Man of da Minute

With his hit comedy news show, the Manitowoc Minute, L&S grad Charlie Berens shares a slice of Wisconsin with the rest of the world.

Read More »

L&S wins nine of twelve UW-Madison Distinguished Teaching Awards

Twelve faculty members - nine of them from the College of Letters & Science - have been chosen to receive this year’s Distinguished Teaching Awards, an honor given out since 1953 to recognize the university’s finest educators.

Read More »

Chris Wells quoted on KVUE.com: Russian Twitter trolls stoked racial tension in wake of Milwaukee rioting before 2016 election

A team that included University of Wisconsin-Madison Associate Professor of Journalism Chris Wells found last month that at least 116 articles from U.S. media outlets included tweets from @TEN_GOP and other Russian-linked accounts, with the tweets usually cited as examples of supposedly ordinary Americans voicing their views. Wells said that the tweets found by the Journal Sentinel seemed similar.

Read More »

Barry Burden quoted in Newsweek: The alt-right's first real political candidate went too far, even for white nationalists

“He went from being kind of an underground hero in 2016 to being a total pariah,” Barry Burden, a professor of political science at the University of Wisconsin-Madison, told Newsweek. “They’ve all walked away from him now. No one in the conservative movement is willing to stand with him.”

Read More »

UW-Madison expands GIS professional programs to meet workforce needs

With demand spiking for GIS experts, the University of Wisconsin–Madison is significantly expanding its flexible and accelerated GIS programs for busy working professionals.

Read More »

John Hawks in Smithsonian Magazine: How cheese, wheat and alcohol shaped human evolution

You aren’t what you eat, exactly. But over many generations, what we eat does shape our evolutionary path. “Diet,” says anthropologist John Hawks, of the University of Wisconsin-Madison, “has been a fundamental story throughout our evolutionary history. Over the last million years there have been changes in human anatomy, teeth and the skull, that we think are probably related to changes in diet.”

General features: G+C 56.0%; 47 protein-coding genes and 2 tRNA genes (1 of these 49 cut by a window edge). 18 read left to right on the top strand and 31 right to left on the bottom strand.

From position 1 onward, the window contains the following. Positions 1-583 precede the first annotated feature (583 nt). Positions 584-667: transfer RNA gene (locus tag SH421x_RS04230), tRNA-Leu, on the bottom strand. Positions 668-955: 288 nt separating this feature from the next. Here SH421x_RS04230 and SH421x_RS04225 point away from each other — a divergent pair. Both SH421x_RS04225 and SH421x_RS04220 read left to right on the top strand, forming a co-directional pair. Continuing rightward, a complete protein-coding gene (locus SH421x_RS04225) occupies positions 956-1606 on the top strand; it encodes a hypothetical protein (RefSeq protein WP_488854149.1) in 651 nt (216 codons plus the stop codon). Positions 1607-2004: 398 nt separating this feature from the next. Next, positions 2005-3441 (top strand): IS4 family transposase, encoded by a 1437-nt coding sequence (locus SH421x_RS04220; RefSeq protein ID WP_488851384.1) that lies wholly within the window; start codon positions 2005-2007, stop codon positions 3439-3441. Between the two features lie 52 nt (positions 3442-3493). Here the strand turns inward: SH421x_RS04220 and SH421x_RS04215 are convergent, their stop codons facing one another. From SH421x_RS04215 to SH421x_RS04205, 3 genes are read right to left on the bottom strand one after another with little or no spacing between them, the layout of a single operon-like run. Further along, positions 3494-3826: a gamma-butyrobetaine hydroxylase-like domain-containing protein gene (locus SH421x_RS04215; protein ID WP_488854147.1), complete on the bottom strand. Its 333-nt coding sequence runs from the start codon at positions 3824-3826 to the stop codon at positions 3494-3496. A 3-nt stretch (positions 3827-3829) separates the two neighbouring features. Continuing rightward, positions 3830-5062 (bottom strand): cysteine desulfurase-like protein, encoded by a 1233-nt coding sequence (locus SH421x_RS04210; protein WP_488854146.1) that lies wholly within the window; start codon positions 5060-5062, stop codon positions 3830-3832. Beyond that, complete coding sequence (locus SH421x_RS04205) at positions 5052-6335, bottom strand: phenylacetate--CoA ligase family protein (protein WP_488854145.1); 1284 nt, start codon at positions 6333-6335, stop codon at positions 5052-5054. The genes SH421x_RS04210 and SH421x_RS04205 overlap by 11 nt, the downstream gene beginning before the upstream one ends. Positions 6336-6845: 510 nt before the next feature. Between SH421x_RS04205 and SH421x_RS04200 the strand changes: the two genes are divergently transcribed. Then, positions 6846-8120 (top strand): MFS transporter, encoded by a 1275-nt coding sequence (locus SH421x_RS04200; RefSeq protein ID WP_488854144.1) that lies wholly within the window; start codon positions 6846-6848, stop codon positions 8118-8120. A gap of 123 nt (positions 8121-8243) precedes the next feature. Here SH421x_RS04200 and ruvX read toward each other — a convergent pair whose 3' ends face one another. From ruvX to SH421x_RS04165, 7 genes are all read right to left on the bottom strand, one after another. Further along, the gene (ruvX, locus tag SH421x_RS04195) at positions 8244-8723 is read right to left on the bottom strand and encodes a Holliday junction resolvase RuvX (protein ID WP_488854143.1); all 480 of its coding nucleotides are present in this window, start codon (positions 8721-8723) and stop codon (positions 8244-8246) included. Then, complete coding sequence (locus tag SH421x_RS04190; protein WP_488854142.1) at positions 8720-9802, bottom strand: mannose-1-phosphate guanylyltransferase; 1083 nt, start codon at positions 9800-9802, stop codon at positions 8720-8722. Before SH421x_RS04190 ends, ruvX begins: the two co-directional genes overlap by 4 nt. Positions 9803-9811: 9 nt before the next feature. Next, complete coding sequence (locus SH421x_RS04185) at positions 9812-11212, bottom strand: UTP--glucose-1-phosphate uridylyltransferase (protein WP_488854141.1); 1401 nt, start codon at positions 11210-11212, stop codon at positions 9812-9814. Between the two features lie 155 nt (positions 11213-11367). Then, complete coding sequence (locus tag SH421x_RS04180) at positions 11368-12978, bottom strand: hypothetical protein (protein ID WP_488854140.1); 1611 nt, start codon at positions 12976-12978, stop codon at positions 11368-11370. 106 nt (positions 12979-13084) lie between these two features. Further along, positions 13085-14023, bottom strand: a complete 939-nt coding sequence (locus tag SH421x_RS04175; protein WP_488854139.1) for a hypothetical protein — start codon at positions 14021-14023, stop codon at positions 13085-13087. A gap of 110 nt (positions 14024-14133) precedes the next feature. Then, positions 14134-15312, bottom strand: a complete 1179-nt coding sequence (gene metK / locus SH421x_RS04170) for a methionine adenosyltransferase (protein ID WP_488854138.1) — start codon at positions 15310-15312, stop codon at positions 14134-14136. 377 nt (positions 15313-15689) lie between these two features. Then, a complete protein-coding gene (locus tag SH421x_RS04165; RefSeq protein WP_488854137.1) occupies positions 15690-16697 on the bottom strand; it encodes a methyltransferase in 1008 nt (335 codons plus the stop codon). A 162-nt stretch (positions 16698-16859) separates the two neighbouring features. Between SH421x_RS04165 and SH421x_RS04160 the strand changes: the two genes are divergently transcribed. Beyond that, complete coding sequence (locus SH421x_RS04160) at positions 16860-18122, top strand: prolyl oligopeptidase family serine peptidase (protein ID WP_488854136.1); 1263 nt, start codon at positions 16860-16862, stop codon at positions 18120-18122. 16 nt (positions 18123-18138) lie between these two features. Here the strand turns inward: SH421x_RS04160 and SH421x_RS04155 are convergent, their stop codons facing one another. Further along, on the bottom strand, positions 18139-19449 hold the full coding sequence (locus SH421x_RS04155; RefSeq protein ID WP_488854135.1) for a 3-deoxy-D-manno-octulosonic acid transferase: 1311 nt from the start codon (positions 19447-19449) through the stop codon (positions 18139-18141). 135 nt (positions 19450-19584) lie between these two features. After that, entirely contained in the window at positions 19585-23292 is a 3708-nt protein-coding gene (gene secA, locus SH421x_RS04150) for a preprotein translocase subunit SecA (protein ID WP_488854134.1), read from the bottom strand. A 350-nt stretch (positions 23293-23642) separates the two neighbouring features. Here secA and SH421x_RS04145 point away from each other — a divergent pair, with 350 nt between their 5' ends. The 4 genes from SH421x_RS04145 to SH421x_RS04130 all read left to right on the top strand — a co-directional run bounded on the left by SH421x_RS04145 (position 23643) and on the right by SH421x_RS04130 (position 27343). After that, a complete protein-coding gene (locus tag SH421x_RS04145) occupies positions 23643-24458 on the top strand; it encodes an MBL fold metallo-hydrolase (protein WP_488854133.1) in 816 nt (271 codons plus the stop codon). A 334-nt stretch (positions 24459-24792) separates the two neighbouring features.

Read More »

Patricia Devine on WAMU 88.5: How to recognize and overcome your biases

Almost every day, there’s at least one story in the news that involves racism, sexism or another kind of bigotry. But when you hear those stories, do you think, “Well, that’s not me”? Turns out, even among the best-intentioned people, unconscious biases can exist. So how can we identify these biases, and is it possible to overcome them?

Read More »

Know Your Madisonian: Teacher Abigail Swetz built trust through vulnerability

Until last year, Abigail Swetz was a teacher at O’Keeffe Middle School. There, she made a difference in the lives of 60 students a year for six years, but yearned to do more. She left teaching and is now a graduate student at UW-Madison’s La Follette School of Public Affairs with the intention of going into nonprofit advocacy work.

Read More »

In On Wisconsin Magazine: A muffled voice

Enslaved for nearly 70 years, George Moses Horton was perhaps the unlikeliest man of letters. After teaching himself to read, he took to poetry, composing and memorizing verses in his mind. Part of Horton’s repertoire, however, was lost in time. Although Horton released three collections of poetry — becoming the first slave and African American to publish a book in the South (The Hope of Liberty, 1829) — there was no record of other types of works until recently, when Jonathan Senchyne, an assistant professor of book history in the UW’s Information School, took a serendipitous trip to the New York Public Library.

Read More »

L&S Communications

South Hall, Bascom Mall
Madison, WI 53706
info@ls.wisc.edu